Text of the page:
Another year has come and gone for many of us. There are many who are not fortunate to see the beginning of this New Year. It makes me ponder the question of whether these people are fortunate or unfortunate that they are not here. It is all a matter of perspective.
Let’s cover the unfortunate area first. We consider losing our loved ones unfortunate because we love them and miss them, and because their absence is heart felt. With them gone, the entire family structure changes, and friends also undergo critical shifts in their lives. We will continue to live and be affected by their absence until we ourselves leave this earth. We question the universe with “why” and “how could you”, and we begin to think of all the wonderful things in life that our love ones will miss (marriages, births, graduations, picnics, museums, or great movies).
Now why would it be a fortunate thing that our loved ones are no longer here? Many cannot fathom thinking about something so seemingly heartless. But I invite you to think about this perspective. Our loved ones no longer have to deal with heart ache, shame, hurt or despair. They are free from hate, the physical pains of chemotherapy, fighting with inner demons, or bullying. They have also escaped the anxiety of walking down a dangerous path, or wondering if our world ever be at peace. This is a good point to ask ourselves, what has our loved one taught us?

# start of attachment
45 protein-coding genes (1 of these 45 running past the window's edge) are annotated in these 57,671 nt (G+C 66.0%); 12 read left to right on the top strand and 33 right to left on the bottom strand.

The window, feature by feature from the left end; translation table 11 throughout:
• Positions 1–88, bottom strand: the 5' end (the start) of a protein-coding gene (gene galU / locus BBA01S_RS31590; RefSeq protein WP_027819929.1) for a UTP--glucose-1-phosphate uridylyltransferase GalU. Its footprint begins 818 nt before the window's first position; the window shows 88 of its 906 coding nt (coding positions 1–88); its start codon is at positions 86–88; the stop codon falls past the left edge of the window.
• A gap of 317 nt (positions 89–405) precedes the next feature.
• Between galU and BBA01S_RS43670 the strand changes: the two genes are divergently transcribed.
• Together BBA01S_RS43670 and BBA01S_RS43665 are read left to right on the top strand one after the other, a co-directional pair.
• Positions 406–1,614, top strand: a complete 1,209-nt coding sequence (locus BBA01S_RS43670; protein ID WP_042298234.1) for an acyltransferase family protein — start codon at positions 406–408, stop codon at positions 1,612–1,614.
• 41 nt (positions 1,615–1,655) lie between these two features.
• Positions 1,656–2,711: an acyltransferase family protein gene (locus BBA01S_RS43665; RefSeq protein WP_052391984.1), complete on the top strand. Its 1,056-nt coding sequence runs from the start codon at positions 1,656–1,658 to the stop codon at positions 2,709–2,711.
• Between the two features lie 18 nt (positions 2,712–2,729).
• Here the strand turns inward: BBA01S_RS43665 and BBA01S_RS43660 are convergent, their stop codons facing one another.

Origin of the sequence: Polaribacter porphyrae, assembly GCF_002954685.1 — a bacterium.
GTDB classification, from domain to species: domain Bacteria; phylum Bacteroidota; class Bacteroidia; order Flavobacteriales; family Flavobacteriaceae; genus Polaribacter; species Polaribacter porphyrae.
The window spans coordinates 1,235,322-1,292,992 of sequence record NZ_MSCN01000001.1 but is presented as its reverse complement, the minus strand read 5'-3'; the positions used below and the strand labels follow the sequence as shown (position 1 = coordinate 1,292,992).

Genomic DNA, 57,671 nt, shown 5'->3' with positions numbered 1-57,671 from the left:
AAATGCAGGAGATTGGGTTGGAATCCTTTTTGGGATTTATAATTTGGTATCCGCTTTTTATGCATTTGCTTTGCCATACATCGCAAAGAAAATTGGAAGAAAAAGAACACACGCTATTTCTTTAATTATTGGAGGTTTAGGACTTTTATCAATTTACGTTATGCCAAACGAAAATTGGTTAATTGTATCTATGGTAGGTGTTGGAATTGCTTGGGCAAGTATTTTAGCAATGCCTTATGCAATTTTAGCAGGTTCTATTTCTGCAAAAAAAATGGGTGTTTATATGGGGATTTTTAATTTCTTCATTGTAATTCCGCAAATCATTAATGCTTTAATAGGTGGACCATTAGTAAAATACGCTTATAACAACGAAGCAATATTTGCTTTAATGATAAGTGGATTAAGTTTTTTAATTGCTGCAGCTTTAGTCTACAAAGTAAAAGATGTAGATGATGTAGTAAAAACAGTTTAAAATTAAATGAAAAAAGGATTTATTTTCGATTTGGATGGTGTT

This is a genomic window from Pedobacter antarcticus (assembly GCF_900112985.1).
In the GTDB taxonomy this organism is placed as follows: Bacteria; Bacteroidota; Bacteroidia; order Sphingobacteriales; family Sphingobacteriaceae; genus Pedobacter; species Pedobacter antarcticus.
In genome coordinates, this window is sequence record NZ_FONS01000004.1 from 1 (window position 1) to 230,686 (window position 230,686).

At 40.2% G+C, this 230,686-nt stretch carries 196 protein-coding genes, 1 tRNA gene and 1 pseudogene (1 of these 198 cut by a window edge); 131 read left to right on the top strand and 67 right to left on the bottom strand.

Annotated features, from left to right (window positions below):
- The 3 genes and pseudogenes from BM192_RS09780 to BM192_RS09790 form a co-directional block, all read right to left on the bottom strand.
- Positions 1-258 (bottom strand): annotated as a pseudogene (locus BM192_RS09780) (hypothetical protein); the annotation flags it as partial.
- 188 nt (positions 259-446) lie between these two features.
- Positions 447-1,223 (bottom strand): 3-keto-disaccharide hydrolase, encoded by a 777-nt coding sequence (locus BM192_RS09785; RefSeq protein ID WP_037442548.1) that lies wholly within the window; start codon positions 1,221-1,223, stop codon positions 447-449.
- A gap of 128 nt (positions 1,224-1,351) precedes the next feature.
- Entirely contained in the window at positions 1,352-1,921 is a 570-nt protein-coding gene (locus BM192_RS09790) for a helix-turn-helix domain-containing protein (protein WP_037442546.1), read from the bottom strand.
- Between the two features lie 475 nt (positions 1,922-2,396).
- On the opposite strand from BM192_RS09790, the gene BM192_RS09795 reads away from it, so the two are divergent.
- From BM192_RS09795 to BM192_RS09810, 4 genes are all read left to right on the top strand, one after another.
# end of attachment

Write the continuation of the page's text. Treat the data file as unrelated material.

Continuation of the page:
My thoughts on this topic come from my own experience with watching my brother live a healthy life for over 20 years with HIV/AIDS, only to succumb to death from pneumonia. He was not Nelson Mandela, Martin Luther King or any other well-known contributor to the world. He was my brother who affected my life and the lives of my immediate and extended families. During his lifetime, I learned to live my life better, freer and certainly take more chances, of which he was often my champion. He has been gone for over three years now, and I often think of something he has said or done to help me down life’s path. He continues to be a part of my journey, and through his inspiration I learn to guide others. I am saddened that he will not be physically here to witness my daughter (his only niece) graduate from high school and then college, or get married. I miss his laughter, his singing and his sharp tongue. But I am glad he does not have to take 25 medications on a daily basis or that he no longer is in excruciating back or feet pain. And I’m glad he is not here to see the insanities of this world.
What are your thoughts on gaining new perspectives in life?